by Anna Michener
This memoir was written when the author was sixteen. In it, she describes her life up until the point when she was adopted by the Michener family and changed her name from Tiffany to Anna. She describes a childhood of being emotionally and physically abused by her family, then spending most of her teenage years in two separate mental institutions. Most of the book is a horrendous account of inside the mental hospitals- relating all kinds of atrocities (over-medication, incessant verbal abuse, unwarranted and severe punishments) and describing in detail the other teenage patients. All the patients are portrayed as being misunderstood and wrongly placed there; while the adults- doctors, parents and teachers are painted in a negative light. I questioned whether it could have really been so black and white. At the same time, this book resonates with so much pain, anger and bitterness that I have no doubt the author is describing things as she saw and felt.
The ending seemed to wrap up a little too quickly. There were some gaps in the story. Perhaps it was just things she didn\’t feel comfortable sharing, but I felt there must have been a way to fill in the holes and make it more complete. Full of detailed descriptions, colorful language and sardonic commentary, Becoming Anna is a painful yet very compelling book.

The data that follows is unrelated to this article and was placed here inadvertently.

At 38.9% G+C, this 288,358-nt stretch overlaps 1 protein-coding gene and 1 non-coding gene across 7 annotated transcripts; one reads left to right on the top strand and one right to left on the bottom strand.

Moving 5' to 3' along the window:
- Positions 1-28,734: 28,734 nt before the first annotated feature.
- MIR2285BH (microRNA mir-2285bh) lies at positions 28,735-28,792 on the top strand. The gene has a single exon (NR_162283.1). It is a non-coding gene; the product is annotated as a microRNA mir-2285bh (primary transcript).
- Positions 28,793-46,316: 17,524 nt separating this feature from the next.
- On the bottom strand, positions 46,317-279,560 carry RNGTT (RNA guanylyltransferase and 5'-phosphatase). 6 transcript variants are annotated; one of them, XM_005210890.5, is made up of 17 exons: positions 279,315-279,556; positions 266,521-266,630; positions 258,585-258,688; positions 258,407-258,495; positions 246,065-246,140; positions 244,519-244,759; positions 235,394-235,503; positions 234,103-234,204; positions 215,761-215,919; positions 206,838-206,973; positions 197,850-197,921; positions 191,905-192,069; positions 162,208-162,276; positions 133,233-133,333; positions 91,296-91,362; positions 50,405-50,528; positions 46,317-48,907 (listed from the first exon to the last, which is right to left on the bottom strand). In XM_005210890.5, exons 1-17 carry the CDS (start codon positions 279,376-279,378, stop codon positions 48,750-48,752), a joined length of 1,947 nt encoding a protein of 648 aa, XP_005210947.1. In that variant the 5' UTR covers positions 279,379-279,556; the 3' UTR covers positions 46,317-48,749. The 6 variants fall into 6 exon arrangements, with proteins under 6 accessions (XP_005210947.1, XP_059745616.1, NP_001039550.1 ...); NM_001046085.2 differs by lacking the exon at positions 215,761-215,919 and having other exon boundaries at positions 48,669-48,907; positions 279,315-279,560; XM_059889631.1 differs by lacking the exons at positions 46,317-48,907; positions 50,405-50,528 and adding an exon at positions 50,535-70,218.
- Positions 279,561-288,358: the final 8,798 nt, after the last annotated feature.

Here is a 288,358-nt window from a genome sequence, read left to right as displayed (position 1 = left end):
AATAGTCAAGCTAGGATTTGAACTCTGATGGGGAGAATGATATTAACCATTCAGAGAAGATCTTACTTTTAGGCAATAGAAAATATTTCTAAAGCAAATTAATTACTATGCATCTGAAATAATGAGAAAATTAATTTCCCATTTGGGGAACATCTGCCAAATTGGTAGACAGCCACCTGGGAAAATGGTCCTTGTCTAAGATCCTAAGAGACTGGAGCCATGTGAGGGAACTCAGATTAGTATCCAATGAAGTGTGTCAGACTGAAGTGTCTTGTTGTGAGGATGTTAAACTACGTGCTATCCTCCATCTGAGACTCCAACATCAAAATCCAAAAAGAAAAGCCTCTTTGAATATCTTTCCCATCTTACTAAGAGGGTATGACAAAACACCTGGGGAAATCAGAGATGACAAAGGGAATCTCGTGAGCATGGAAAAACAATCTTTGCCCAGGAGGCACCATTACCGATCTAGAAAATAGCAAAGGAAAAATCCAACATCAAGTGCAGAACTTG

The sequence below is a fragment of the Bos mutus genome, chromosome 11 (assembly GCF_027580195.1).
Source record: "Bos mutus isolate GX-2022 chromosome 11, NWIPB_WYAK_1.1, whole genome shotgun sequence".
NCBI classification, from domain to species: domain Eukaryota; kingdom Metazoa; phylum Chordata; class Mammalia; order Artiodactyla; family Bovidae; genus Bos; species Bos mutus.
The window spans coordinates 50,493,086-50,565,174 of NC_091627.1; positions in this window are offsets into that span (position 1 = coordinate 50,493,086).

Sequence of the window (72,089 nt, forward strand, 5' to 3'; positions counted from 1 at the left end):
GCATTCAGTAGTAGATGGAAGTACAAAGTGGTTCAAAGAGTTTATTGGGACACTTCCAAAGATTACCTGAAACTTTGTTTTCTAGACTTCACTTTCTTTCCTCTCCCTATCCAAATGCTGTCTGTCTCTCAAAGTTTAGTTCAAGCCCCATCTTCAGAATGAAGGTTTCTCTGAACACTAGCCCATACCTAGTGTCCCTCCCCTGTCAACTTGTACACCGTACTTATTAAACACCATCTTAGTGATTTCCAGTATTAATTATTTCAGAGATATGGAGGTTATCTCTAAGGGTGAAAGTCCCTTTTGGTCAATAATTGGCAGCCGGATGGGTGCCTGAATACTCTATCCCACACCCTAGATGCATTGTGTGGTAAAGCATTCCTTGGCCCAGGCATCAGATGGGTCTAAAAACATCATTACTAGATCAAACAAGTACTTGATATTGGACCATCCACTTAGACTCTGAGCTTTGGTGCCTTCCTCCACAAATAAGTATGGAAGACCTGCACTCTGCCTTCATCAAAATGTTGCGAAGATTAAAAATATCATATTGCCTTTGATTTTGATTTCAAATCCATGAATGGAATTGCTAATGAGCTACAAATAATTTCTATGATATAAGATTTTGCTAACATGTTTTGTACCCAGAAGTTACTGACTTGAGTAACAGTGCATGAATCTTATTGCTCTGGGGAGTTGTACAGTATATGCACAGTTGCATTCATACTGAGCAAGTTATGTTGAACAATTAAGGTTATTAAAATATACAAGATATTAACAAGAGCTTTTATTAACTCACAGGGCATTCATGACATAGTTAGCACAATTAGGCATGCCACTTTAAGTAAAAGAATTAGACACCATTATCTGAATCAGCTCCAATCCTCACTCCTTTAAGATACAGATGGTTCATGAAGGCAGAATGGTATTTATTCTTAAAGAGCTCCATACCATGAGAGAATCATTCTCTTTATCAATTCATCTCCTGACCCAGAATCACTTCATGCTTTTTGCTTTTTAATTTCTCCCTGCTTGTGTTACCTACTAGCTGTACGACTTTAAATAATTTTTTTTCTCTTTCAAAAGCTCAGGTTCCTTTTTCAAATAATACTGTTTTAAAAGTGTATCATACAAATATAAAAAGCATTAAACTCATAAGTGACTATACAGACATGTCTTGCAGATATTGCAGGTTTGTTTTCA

Rating: 3/5 Published: 1999, pp 264
It sounds as though you have a very busy wkend ahead of you! It is always so nice to add a bit of newness and brighten things up with a fresh coat of pain! So well worth all the work!
Ok, totally ignore the above comment! Ugh! I was commenting on another blog, but for some reason it wasn\’t coming up. So I came to read your blog and was going to comment on your Becoming Anna post and when I reopened the window, it was still displaying the other blog. I know, I am rambling, so I will shush up now, lol!As I was going to comment on Becoming Anna, this sounds like a very painful story. It does sound interesting and I will have to add it to my list of books to read.
Quite all right, April! I\’ve made similar errors before. Would like to hear what you think of this book after you read it.
For insight into what was likely Anna's real underlying problem, research borderline personality disorder. Sadly, despite her obvious gifts, Anna matches this very difficult and painful disorder 10/10. As you noted, Anna consistently \”splits\” people into either all good or all bad, with very, very little middle ground. This is a strong indicator of BPD – there are others, also evident in her book. BPD is very difficult to treat but some newer therapeutic methods can lessen its effects. I hope Anna gets the help she needs and lives a happier life in the future.